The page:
Theoretical Dance: This Body is in Creation (1979)

“Theoretical Dance: This Body is in Creation,” Only Paper Today, 6:8 (October 1979), p. 18.

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Theoretical Dance: This Body is in Creation

Celibate/ Societal Convulsion
A Dance Performance by the A-Motile Dance Company

Part 1:

The celibate is on the periphery of society. He is a social danger—a secret hysteric, a convulsive. Half respectable and acceptable, he is aside of society, marginal, bordering the demi-monde—with criminals, delinquents, sexual deviants, pimps and madmen. He is undesirable; hence, a celibate. He is the true desirer: hence, the celibate. Without family or conjugality, he is all the more social. On the edge, he is all the more political. Celibate, he is all the more perversely sexual. He is a social traitor, a social danger, a social terrorist—contagious, the carrier of a new plague. He produces intensities. He proliferates by himself. On the periphery, he precipitates a series and makes convulsive connections. He is without cause and reason. Coming from the outside, he remains there. His social contagion spreads to the centre. This silent solicitor, he convulses. He is not a cause nor an effect. He convulses silently, productively, like a machine. He is not our cause. We convulse.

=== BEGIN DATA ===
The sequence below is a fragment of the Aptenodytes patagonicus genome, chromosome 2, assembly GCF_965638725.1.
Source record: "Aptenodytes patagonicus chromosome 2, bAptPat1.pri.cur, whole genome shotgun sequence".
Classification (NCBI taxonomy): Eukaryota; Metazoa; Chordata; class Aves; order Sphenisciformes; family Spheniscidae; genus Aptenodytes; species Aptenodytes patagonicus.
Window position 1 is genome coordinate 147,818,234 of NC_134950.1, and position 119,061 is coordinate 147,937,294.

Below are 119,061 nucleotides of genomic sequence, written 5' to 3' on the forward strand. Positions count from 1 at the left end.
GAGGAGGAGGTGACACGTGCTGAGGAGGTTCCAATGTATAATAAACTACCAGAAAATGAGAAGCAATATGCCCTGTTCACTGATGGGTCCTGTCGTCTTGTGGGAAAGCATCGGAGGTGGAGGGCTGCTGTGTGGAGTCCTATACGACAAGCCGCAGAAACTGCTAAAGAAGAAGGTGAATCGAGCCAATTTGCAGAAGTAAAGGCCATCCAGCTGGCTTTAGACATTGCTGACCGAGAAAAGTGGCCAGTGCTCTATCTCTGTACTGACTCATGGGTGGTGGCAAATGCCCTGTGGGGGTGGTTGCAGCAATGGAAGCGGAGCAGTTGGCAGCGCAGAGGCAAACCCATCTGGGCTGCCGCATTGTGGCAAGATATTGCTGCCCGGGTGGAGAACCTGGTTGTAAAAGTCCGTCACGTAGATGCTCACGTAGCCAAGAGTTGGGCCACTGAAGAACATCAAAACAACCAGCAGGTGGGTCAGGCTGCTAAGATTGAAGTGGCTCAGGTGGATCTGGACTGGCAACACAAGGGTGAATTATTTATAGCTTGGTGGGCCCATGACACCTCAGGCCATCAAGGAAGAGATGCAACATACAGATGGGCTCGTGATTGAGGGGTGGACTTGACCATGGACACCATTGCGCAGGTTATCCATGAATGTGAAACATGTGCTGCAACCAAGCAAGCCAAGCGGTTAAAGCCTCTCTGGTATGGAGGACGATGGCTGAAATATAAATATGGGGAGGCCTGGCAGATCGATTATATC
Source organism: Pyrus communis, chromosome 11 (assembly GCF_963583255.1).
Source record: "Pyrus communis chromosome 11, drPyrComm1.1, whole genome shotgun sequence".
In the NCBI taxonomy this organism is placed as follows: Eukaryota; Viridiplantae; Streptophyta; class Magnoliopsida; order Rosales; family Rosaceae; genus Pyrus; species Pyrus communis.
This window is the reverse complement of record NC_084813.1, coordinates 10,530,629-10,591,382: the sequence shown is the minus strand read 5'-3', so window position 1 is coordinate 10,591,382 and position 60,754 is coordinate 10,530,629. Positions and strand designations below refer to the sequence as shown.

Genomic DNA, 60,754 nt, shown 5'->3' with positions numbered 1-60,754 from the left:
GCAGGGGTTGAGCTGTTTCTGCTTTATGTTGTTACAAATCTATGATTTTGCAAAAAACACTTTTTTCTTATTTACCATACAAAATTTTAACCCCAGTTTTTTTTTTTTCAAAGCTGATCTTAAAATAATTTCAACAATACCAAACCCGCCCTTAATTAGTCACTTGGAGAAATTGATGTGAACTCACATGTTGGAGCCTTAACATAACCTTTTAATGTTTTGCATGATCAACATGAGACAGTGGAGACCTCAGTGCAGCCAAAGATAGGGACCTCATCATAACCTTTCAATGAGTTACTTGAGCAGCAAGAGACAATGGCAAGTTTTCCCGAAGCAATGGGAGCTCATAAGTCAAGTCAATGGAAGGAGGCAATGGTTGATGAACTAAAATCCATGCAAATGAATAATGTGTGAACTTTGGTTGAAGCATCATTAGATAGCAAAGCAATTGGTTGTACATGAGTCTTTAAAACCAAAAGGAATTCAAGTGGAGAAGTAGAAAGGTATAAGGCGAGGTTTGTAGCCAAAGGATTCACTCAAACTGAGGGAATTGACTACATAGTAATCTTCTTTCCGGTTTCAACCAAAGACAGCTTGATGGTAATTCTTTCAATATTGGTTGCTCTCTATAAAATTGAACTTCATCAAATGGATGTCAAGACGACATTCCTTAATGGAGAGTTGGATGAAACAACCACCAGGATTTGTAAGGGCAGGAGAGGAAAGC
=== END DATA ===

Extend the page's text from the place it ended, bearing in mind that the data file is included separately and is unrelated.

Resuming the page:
Intermission

Part 2:

Only Paper Today: What brought you to dance?
A-Motile: I learned to dance through looking at still photographs. My body was created through looking at photographs. It was the site of this choreography, rather than the site being a neutral space.
OPT: How does this create a body?
A-M: The gaze of the photograph, as a technique, comes from the outside and adheres to my body. It establishes a network there on the surface of the body, as one establishes a colony. It is essentially a recording technique, and the body, at that moment, in that configuration, is created by recording. The gaze as technique cuts up my body; to its insistence, I gave the resistance of the recording surface of my body.
OPT: Why did you form an a-motile dance group? Doesn't that mean that there is no movement, hence, no dance?
A-M: A-Motile is theoretical dance, and, as such, a refusal of these necessarily essentialist conceptions and distinctions. One of my teachers, Merce Cunningham, once said that even when we are standing still, we are moving. I began to think about how the truth of our bodies is created, and I say truth in quotation marks. I began to think who or what creates the identity of the body, distributes its functions, organizes its behaviour. And for distributes, I might have said represses, and for organize: control. There are the givens of our bodies, their a priori limits, supposedly.
OPT: But, they are our physiological givens.
A-M: Not necessarily. Perhaps they are images that are controlled; but controlled by whom and what? Actually, I think our bodies are created by history and economy, invested and inscribed with the relations of power and domination. These confrontations occur on the surface of our bodies. But there are breaks there too...